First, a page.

Friday, July 3, 2015

The Innovators by Walter Issacson

Walter Issacson has written a masterful explanation of the rise of computing.  He covers both the hardware and the software side of things, concentrating on the people who made the advances that those after them built upon.  Some have called this approach a 'serial biography' and that is a good explanation for the writing style.  He begins with the individuals who came up with the theoretical idea of computing; using a machine to automate human tasks and perform calculations more quickly and with more precision than humans bring to jobs.  Some of these early pioneers include Ada Lovelace and Charles Babbage.

He then moves to the hardware side of actually building machines that were capable of performing calculations.  Computers went from mechanical relays that had to be reset manually to digital relays or switches to transistors to chips.  Most of these advances were the result of teams of talented individuals with different skillsets in math and engineering.  Early programmers included individuals such as John von Neumann, Grace Hooper and Alan Turing.  They developed strategies such as looping and subroutines that allowed computers to handle intricate tasks in a straightforward manner.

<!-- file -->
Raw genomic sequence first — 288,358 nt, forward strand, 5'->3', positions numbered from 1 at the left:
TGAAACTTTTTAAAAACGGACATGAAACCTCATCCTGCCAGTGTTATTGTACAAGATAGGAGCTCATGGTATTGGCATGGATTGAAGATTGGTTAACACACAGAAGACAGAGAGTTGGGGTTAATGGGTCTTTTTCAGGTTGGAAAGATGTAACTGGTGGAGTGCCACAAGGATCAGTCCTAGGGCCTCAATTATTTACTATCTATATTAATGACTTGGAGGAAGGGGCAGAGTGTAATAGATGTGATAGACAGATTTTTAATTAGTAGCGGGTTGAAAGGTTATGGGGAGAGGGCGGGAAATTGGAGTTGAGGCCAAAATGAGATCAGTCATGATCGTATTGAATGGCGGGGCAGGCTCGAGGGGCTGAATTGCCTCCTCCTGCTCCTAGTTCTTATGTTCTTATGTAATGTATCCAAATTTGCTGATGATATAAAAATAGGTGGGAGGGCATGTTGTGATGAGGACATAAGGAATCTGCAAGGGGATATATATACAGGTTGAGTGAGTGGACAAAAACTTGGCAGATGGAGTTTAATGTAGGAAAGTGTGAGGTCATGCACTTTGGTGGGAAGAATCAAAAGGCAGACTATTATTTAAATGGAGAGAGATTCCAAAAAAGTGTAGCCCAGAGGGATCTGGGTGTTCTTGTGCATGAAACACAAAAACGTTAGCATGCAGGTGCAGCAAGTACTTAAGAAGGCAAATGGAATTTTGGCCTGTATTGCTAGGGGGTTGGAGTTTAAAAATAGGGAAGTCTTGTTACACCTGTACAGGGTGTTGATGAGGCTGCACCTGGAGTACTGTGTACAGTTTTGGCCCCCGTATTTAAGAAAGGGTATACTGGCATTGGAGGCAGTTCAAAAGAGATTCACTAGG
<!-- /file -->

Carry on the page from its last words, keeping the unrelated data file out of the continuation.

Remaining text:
The last third of the book covered material the reader will be more familiar with the rise of the Internet, the World Wide Web, blogs and wikis.  Men such as Steve Wozniak and Steve Jobs, Bill Gates, Tim Berner-Lee, J.C.R. Licklider, Alan Page and yes, even Al Gore are profiled as Issacson explores the Internet we all use each day.

Issacson is a former chairman of CNN and managing editor of Time magazine.  His professional skills in taking vast complicated subjects and refocusing them in a manner that is understandable to the average reader is evident in this work.  As an IT professional and teacher, I was familiar with the timelines and individuals, but Issacson brought them to life in a way that makes the material more personal and interesting.  He emphasizes the role that collaboration has played from the start of the field.  Each breakthrough was performed based on the work of those who came before, and often each breakthrough was the result of a team of people rather than a lone wolf laboring away in solitude.  He also emphasized that those who could not make the leap to commercialize their visions were forgotten and their work lost in time.  He talks about the future of computing when a human-machine partnership will become more and more of a reality.  This book is recommended for readers of nonfiction.  It will make the computer revolution both understandable and fun to read about. 

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